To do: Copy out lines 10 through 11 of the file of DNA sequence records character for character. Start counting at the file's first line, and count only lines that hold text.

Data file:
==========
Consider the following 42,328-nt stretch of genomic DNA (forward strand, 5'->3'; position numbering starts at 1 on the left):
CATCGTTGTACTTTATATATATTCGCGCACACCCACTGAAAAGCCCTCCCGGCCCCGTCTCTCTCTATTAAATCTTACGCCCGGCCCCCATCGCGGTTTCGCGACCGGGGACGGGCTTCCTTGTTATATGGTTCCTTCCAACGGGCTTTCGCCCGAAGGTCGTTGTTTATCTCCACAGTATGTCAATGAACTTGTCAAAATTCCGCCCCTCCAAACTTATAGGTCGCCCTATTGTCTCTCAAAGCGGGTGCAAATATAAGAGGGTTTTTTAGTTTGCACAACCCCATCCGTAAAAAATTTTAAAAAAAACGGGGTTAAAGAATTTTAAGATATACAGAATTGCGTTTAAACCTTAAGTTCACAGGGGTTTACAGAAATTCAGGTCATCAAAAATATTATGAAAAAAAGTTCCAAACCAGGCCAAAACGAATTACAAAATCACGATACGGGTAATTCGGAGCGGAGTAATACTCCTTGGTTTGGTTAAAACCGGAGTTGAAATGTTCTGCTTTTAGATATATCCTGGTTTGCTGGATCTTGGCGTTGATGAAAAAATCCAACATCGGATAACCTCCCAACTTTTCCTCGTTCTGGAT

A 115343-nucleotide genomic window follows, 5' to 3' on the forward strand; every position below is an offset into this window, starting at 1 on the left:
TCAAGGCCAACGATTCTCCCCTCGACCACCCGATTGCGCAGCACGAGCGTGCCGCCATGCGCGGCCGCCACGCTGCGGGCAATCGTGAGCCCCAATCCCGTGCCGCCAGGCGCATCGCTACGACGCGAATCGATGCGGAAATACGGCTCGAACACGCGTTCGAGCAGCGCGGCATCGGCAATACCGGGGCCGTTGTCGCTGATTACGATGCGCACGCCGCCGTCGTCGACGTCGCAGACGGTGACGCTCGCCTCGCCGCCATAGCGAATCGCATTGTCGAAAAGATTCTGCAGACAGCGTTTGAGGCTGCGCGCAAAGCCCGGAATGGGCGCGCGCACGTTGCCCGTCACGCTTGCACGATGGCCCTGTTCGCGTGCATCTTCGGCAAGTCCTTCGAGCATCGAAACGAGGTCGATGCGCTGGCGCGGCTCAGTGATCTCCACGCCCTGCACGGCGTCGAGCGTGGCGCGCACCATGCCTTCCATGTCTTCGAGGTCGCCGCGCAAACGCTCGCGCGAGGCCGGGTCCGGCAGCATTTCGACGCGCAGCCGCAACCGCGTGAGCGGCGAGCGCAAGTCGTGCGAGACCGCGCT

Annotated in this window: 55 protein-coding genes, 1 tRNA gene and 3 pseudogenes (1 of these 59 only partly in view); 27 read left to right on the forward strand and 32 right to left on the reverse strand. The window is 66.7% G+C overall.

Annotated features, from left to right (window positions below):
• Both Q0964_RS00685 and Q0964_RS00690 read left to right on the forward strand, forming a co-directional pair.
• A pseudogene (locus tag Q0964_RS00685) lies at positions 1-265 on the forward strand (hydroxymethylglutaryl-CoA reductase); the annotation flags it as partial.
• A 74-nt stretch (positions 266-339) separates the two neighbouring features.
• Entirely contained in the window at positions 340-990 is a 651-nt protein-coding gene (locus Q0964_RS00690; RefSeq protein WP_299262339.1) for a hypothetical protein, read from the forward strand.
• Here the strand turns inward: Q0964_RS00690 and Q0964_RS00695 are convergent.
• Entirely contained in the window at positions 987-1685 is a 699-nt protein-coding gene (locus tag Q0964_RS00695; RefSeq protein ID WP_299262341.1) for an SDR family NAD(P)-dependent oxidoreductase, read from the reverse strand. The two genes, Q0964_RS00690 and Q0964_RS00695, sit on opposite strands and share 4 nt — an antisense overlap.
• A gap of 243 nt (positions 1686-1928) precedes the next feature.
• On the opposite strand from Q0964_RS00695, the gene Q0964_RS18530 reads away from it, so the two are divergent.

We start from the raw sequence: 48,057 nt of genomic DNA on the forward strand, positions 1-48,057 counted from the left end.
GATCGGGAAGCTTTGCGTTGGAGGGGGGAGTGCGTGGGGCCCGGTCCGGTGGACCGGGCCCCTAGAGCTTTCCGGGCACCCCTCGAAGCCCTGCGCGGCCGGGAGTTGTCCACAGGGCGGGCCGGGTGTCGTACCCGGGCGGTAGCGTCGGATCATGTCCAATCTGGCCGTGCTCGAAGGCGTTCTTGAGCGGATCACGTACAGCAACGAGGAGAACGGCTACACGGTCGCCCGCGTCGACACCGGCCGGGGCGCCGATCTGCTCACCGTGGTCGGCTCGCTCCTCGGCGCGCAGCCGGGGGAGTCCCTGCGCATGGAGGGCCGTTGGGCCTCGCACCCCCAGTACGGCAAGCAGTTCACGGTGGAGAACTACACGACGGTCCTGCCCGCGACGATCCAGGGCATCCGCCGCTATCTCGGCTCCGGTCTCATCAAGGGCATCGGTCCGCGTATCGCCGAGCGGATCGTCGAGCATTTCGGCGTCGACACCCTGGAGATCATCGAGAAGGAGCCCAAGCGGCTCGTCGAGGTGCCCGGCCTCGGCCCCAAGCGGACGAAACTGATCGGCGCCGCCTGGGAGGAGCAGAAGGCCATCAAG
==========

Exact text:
• Entirely contained in the window at positions 340-990 is a 651-nt protein-coding gene (locus Q0964_RS00690; RefSeq protein WP_299262339.1) for a hypothetical protein, read from the forward strand.
• Here the strand turns inward: Q0964_RS00690 and Q0964_RS00695 are convergent.